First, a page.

Hell Hunter is a horror audiogame: how did you manage to bring the horror part into the game?

I pulled a lot of effort in the script of the story and tried to be quite detailed in some parts of it, especially the creepy ones, yet I think that script and many monsters alone won’t do the job: the point is that I believe the most important thing is to invoke the right mood during a horror game, and the audio has a key role in that. Since this is an audiogame, I can’t count on the graphic, hence that is even more true. That being said, it’s also necessary to time the audio properly, so I had to program many extra features just for that. To me, deciding which type of audio and when to play it was probably the most difficult part in the whole development of Hell Hunter, also because, aside planning that, I had to create most of those type of sounds and music on my own – to be honest, it’s my first experience with audio files so I can just hope I managed to achieve a good result. Finally, I programmed some extra game design features which allowed me to use the audio in an interesting way for my purpose: I tried to not rely too much on the jumpscares and tried, instead, to make the player feel anxious for wider periods of the gameplay, with the help of dynamic environment music and many other tricks.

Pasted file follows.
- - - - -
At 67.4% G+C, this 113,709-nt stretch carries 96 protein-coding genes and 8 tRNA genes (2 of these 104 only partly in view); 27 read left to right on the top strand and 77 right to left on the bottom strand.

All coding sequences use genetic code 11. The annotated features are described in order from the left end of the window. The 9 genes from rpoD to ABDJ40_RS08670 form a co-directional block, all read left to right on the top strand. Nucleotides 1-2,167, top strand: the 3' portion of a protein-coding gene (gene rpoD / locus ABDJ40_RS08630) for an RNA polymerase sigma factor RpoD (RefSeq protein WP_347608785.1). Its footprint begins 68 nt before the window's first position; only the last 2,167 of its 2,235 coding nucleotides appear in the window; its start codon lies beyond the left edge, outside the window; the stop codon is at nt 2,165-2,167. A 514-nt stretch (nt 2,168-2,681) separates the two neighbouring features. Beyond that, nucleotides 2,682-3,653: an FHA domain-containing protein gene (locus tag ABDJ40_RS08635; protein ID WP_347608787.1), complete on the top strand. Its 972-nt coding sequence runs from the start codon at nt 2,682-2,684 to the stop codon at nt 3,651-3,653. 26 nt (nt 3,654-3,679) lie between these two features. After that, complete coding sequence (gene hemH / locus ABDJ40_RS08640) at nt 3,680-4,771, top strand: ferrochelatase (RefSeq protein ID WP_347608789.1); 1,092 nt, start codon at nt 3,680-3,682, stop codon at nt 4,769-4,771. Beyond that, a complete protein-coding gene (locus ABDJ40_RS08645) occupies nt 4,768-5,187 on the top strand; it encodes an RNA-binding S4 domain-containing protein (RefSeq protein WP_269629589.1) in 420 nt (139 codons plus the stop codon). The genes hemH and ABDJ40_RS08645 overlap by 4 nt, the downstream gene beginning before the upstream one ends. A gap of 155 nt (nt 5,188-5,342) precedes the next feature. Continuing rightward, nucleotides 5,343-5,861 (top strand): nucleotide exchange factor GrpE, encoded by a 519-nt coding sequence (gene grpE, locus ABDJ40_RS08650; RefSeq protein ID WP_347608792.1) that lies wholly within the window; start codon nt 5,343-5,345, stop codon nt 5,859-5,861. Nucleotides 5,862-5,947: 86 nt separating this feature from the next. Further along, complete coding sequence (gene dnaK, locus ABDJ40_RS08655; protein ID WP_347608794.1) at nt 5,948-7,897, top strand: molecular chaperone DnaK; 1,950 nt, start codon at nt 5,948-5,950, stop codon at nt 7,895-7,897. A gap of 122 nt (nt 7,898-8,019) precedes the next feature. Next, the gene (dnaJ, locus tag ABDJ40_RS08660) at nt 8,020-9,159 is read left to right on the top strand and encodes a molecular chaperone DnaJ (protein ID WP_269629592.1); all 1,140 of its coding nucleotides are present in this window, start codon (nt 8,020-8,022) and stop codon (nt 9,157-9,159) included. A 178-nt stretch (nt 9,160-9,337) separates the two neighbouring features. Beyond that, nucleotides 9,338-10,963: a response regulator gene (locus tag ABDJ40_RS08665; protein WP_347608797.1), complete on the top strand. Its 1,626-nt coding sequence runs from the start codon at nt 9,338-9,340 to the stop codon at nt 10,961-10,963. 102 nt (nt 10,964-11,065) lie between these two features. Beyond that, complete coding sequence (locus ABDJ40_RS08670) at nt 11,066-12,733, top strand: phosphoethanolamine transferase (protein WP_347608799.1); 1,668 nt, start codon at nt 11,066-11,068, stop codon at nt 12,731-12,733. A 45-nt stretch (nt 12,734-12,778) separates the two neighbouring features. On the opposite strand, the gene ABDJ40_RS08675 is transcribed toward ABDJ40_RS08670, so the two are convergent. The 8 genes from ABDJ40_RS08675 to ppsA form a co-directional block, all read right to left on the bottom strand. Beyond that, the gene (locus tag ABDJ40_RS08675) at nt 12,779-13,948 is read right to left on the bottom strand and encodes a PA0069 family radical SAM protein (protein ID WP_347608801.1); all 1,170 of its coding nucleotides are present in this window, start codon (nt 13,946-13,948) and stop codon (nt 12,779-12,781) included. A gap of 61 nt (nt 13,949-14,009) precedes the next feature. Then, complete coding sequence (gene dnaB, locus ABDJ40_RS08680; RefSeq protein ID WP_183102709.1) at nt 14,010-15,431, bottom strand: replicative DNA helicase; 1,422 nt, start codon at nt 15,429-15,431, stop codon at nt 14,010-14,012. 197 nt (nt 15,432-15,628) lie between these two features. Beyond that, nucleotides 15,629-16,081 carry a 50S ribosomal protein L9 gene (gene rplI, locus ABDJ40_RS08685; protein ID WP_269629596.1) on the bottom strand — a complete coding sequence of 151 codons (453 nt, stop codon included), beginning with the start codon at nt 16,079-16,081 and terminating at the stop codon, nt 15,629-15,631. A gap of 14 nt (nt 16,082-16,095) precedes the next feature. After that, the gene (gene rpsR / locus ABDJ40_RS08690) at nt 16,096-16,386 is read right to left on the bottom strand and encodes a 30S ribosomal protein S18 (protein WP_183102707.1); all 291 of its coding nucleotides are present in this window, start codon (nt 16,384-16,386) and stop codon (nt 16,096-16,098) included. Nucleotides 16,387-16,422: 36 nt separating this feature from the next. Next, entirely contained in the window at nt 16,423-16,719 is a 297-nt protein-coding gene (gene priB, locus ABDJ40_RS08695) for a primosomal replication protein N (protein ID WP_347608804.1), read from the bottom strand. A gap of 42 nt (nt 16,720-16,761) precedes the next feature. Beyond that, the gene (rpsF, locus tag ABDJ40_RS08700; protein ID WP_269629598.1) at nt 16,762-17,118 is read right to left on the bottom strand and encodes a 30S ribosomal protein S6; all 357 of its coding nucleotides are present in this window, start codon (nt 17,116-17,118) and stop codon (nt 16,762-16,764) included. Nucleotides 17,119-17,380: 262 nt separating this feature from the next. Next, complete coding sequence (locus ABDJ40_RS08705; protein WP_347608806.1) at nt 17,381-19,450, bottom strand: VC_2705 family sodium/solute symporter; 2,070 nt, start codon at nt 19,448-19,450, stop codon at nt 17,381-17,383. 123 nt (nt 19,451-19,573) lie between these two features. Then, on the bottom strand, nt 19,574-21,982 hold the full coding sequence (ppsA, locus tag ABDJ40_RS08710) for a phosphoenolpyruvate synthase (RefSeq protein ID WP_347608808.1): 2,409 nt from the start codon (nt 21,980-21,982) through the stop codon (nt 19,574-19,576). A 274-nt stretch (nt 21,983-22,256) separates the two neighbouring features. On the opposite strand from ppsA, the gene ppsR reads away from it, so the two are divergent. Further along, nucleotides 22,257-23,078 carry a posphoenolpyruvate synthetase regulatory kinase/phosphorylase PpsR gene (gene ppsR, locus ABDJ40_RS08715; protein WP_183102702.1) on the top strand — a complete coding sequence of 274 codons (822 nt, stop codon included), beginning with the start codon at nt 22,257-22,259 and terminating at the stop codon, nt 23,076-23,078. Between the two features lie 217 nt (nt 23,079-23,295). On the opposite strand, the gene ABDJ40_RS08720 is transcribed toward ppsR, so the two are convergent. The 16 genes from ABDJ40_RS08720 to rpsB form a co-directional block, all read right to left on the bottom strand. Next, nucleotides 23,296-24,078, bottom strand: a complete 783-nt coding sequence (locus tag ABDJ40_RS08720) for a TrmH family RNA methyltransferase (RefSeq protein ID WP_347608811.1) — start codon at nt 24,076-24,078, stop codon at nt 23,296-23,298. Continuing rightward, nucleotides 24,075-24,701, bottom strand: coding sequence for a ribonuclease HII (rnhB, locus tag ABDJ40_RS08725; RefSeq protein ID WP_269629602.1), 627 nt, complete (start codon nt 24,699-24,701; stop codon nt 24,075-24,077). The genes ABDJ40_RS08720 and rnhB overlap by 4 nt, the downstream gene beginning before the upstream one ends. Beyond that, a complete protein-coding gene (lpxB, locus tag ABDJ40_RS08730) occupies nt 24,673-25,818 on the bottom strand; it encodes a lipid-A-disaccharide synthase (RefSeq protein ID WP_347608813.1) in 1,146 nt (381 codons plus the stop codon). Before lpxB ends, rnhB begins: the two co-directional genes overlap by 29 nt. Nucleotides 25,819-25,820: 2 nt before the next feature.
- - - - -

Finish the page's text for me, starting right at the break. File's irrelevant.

Are there any innovations in the gameplay structure?